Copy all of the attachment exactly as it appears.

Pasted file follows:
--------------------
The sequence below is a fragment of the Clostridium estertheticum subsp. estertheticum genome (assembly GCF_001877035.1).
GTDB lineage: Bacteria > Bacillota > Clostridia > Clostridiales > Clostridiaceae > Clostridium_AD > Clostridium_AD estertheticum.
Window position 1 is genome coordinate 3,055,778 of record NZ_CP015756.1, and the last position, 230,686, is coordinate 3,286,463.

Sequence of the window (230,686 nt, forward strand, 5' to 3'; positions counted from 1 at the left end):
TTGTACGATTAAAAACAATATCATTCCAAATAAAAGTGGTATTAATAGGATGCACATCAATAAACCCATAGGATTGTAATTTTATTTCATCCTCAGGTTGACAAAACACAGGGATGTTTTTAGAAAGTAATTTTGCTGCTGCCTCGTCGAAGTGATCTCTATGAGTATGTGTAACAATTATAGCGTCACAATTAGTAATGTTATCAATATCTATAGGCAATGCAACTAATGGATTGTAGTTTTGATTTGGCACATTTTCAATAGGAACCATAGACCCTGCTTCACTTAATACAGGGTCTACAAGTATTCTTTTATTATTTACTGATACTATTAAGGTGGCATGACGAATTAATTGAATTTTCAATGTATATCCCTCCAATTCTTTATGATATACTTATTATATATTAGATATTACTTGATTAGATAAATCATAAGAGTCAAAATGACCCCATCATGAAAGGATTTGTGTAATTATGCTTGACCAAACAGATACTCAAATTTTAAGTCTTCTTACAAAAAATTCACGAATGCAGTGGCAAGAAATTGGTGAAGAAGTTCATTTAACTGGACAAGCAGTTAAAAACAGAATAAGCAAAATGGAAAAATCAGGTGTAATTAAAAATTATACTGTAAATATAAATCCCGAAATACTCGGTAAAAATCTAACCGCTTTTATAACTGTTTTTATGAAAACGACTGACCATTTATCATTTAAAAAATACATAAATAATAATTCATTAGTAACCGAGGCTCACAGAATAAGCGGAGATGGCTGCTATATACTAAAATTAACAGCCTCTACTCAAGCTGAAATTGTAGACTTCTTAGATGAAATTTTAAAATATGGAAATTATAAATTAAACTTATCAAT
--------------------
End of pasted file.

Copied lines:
The sequence below is a fragment of the Clostridium estertheticum subsp. estertheticum genome (assembly GCF_001877035.1).
GTDB lineage: Bacteria > Bacillota > Clostridia > Clostridiales > Clostridiaceae > Clostridium_AD > Clostridium_AD estertheticum.
Window position 1 is genome coordinate 3,055,778 of record NZ_CP015756.1, and the last position, 230,686, is coordinate 3,286,463.

Sequence of the window (230,686 nt, forward strand, 5' to 3'; positions counted from 1 at the left end):
TTGTACGATTAAAAACAATATCATTCCAAATAAAAGTGGTATTAATAGGATGCACATCAATAAACCCATAGGATTGTAATTTTATTTCATCCTCAGGTTGACAAAACACAGGGATGTTTTTAGAAAGTAATTTTGCTGCTGCCTCGTCGAAGTGATCTCTATGAGTATGTGTAACAATTATAGCGTCACAATTAGTAATGTTATCAATATCTATAGGCAATGCAACTAATGGATTGTAGTTTTGATTTGGCACATTTTCAATAGGAACCATAGACCCTGCTTCACTTAATACAGGGTCTACAAGTATTCTTTTATTATTTACTGATACTATTAAGGTGGCATGACGAATTAATTGAATTTTCAATGTATATCCCTCCAATTCTTTATGATATACTTATTATATATTAGATATTACTTGATTAGATAAATCATAAGAGTCAAAATGACCCCATCATGAAAGGATTTGTGTAATTATGCTTGACCAAACAGATACTCAAATTTTAAGTCTTCTTACAAAAAATTCACGAATGCAGTGGCAAGAAATTGGTGAAGAAGTTCATTTAACTGGACAAGCAGTTAAAAACAGAATAAGCAAAATGGAAAAATCAGGTGTAATTAAAAATTATACTGTAAATATAAATCCCGAAATACTCGGTAAAAATCTAACCGCTTTTATAACTGTTTTTATGAAAACGACTGACCATTTATCATTTAAAAAATACATAAATAATAATTCATTAGTAACCGAGGCTCACAGAATAAGCGGAGATGGCTGCTATATACTAAAATTAACAGCCTCTACTCAAGCTGAAATTGTAGACTTCTTAGATGAAATTTTAAAATATGGAAATTATAAATTAAACTTATCAAT